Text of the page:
Do I Need a Cosigner for a Mortgage?

By: , Contributor

Published on: Jan 30, 2020

Mediocre credit history, debt, and self-employed status are just a few of the American realities that lenders find risky -- and that cosigners can help alleviate by putting their own credit on the line.

A mortgage cosigner is taking on more risk than a cosigner for a credit card or even a car loan, because the amounts are so much larger and the stakes much higher for lender and borrower alike. However, cosigners and co-borrowers can be an expedient path to the American dream of homeownership.

Sixty percent of non-homeowners surveyed in the 2019 National Association of Realtors HOME Report think it would be difficult to qualify for a mortgage. With entry-level salaries simply not climbing fast enough to match the rising cost of living in this country, the only way for many people to get a foothold on the property ladder is with a boost from older, more established relatives.

And on the flip side, many millennial and Generation X families are grappling with the responsibility of caring for aging parents who need to move in with them…perhaps necessitating a different living situation. So the question is, if you can have a cosigner help get you into a new, larger home, when is the appropriate time?

What is a cosigner?

A cosigner is a person who agrees to be the guarantor for a loan of any kind -- in other words, they guarantee it will be paid even if the primary borrower can't make payments. The following statements are true of all cosigners:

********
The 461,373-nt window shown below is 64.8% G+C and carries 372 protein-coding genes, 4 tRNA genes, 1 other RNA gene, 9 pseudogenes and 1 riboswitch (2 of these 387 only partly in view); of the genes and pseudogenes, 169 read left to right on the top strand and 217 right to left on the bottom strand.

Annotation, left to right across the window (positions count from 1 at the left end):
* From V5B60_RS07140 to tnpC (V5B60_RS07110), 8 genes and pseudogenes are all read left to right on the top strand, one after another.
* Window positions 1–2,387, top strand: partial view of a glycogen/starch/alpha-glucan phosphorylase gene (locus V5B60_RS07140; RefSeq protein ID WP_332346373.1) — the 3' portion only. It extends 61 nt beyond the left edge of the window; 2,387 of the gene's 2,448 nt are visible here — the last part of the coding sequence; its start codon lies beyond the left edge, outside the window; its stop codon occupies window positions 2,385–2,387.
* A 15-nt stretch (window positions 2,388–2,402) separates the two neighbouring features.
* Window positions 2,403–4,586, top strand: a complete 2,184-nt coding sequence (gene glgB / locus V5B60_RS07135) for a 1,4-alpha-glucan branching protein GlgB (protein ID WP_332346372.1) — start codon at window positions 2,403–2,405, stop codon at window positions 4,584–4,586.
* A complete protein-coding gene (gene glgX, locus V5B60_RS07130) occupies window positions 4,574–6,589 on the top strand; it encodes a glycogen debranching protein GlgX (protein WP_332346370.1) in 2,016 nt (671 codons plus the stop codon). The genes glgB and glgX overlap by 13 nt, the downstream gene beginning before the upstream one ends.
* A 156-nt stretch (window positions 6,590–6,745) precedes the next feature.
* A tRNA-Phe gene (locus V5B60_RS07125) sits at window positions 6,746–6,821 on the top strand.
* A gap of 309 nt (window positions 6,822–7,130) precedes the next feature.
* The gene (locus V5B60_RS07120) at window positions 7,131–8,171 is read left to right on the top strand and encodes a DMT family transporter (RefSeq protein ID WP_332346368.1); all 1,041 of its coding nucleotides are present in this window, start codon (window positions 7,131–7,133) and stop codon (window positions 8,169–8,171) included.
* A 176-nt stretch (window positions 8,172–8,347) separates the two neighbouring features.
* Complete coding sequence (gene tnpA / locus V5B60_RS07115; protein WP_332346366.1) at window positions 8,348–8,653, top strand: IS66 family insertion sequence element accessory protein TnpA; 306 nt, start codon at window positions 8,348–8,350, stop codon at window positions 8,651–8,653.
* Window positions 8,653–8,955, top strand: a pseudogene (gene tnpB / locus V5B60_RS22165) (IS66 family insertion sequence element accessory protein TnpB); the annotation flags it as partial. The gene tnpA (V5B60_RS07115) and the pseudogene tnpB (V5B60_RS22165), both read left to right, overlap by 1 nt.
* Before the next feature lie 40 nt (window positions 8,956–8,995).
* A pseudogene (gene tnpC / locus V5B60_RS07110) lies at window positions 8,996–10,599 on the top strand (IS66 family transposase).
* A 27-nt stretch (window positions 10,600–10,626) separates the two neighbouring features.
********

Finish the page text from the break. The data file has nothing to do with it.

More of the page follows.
• A cosigner doesn't have ownership of any kind.
  • A cosigner does not appear on the title as an owner.
  • A cosigner is not the primary person responsible for paying the monthly mortgage.

However, if the primary borrower on the loan defaults, the cosigner will be held responsible for continuing to repay the loan.

A cosigner is putting their own credit and assets at legal risk, signing the dotted line on the loan documents, and not getting any ownership interest out of the deal. It's truly one of the biggest favors one person can do for another.

The difference between a cosigner and co-borrower

A co-borrower is even more involved in the home purchase, because their name goes on the title of the property, giving them ownership in it and creating an expectation that they'll help repay it. Co-borrowers have to allow their credit, assets, and income to be scrutinized in the same way as the primary applicant's are. And because of this, a co-borrower's income and assets are looked at as supplemental to the primary borrower's.

What does it mean when a cosigner/co-borrower signs a mortgage?

It almost has a seesaw effect when a cosigner or co-borrower comes into a mortgage. For the primary applicant, their credit evaluation reflects the superior status of the cosigner or co-borrower, their cash reserves are bolstered by the cosigner/co-borrower, and if it is a co-borrower situation, the amount of the loan they can get approved for increases.